BVM: What makes this pipe lining technology unique?
Wickersham: “This particular liner goes under the brand name Starline. Karl Weiss developed the technology and we have the exclusive North American rights to it. We are the actual contractor that installs the liner. They built and created the system, which we’ve worked on with them hand in hand since its inception. From a direct lining capability, this is the only game in town for natural gas pressure pipelines.
“Starline is a cured-in-place-liner (CIPL) in comparison to a cured-in-place-pipe (CIPP). Our liner is semi-structural, so we rely on the host pipe for structure, where a CIPP is a structural repair or rehabilitation. Starline is chemically and mechanically bonded to the host pipe, whereas CIPP just fits extremely tight, there is no bond. In a natural gas pipeline, we don’t want any gas to migrate between the liner and the host pipe because you’d still have a potential gas leak. The CIPP is permeable to gas because the liner has a seam, whereas the CIPL is impermeable and contains the gas because it is a seamless woven polyester hose with a gas-tight layer.”
Ragula: “I’ve been in the lining aspect of the industry for 30 plus years. The original CIPL technology came out of Japan and licensed to some contractors in the U.S. That went by the wayside in the mid-‘90s. I was involved with the European technology transfer effort that came across this particular liner at the Copenhagen World Gas Conference in 1997. I was one of the key people instrumental in Americanizing the technology and bringing it to the U.S. It has a very large testing pedigree for gas applications, which no other liner has. I was involved with it when Excelon first picked up the license and then Dave came on board and picked up the license for PPM. So I’ve been with it all along, in a sense.”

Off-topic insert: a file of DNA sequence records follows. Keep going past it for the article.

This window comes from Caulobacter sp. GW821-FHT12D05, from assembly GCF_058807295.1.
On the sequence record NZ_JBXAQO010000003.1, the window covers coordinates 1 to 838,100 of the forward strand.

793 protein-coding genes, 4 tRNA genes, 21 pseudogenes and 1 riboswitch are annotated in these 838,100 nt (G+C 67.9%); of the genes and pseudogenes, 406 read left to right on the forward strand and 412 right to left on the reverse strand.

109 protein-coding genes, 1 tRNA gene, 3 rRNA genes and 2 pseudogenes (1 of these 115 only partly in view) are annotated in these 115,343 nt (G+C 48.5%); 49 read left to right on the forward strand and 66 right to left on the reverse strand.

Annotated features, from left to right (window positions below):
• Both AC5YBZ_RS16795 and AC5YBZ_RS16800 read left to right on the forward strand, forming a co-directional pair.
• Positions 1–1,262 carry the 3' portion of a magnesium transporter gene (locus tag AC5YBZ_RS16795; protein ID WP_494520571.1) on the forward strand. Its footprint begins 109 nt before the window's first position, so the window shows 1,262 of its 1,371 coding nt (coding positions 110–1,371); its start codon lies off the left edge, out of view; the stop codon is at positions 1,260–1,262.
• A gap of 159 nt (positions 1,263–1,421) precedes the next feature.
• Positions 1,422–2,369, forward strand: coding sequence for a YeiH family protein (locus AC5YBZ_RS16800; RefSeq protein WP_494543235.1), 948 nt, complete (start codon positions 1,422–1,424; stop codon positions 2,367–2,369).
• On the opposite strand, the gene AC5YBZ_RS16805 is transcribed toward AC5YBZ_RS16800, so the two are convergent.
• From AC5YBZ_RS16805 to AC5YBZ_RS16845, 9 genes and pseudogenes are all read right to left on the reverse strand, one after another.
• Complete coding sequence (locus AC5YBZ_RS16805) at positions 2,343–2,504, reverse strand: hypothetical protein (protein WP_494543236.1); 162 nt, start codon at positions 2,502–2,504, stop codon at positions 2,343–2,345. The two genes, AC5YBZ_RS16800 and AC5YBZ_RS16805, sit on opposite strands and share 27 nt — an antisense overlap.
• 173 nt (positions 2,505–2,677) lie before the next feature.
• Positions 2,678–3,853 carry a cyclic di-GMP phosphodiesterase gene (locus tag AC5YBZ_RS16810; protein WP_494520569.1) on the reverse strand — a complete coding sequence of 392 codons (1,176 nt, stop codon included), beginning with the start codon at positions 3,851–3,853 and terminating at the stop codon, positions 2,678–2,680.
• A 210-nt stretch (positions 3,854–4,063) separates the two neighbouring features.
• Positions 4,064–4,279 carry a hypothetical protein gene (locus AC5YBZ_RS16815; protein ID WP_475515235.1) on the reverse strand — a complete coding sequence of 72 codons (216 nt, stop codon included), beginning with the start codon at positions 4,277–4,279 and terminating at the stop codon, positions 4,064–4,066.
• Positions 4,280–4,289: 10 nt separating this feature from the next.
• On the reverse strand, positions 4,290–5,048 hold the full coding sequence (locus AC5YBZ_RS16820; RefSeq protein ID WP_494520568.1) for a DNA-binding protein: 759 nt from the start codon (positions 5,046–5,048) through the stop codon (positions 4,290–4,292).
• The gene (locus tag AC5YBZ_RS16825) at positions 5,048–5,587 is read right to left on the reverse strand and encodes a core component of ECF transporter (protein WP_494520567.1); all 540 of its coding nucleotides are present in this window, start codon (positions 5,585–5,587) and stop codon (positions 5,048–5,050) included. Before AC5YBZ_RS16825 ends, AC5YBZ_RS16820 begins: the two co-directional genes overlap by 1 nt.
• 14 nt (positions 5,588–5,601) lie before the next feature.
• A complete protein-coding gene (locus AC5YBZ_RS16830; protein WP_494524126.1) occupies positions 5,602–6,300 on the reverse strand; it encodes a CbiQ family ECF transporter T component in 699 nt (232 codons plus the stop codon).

BVM: What is the process for installing the Starline product?
Wickersham: “The company that owns the pipe (PSE&G for example) prepares it for us; they excavate, make access, and shut down the gas. Then PPM comes to the job site. The pipe repair could be 500 feet or 1000 feet. We just completed another world record in March, doing the longest single inversion of 36 inch gas mains at 890 feet. When we show up to the pipe, we put a camera in and do a pre-inspection, then use an abrasive cleaning system and blast that pipe down to near-white metal, following a NACE 2 standard. Next, we prepare for the lining. using a two-component epoxy mixed onsite and applied inside the liner. The liner has two parts – a fused-on polyurethane/polyethylene blended seamless coating on the outside of the liner when we start, and inside the liner is a polyester sock. The epoxy is then put inside the sock, saturating the polyester completely. That’s called our wet-out process.
“The liner is then wound onto a large pressure vessel or drum that is rolled over or driven to the excavation. It’s hooked up through hose units from the drum to the pipe; we then pressurize the drum. Air goes through the pipe and the liner is pushed inside out on itself, which is called an inversion. Now the wet polyester side of the liner is turned inside out, coming in contact with the clean pipe, and we’re pushing that liner through the stretch of pipe that needs to be lined. It’s done under pressure and when it hits our desired end of the pipe, the liner comes out and is caught in a braced-off catch fitting. We let the liner cure, ambiently, and when it’s ready we cut it flush to the pipe end and give it back to the utility to pressure test and tie in.”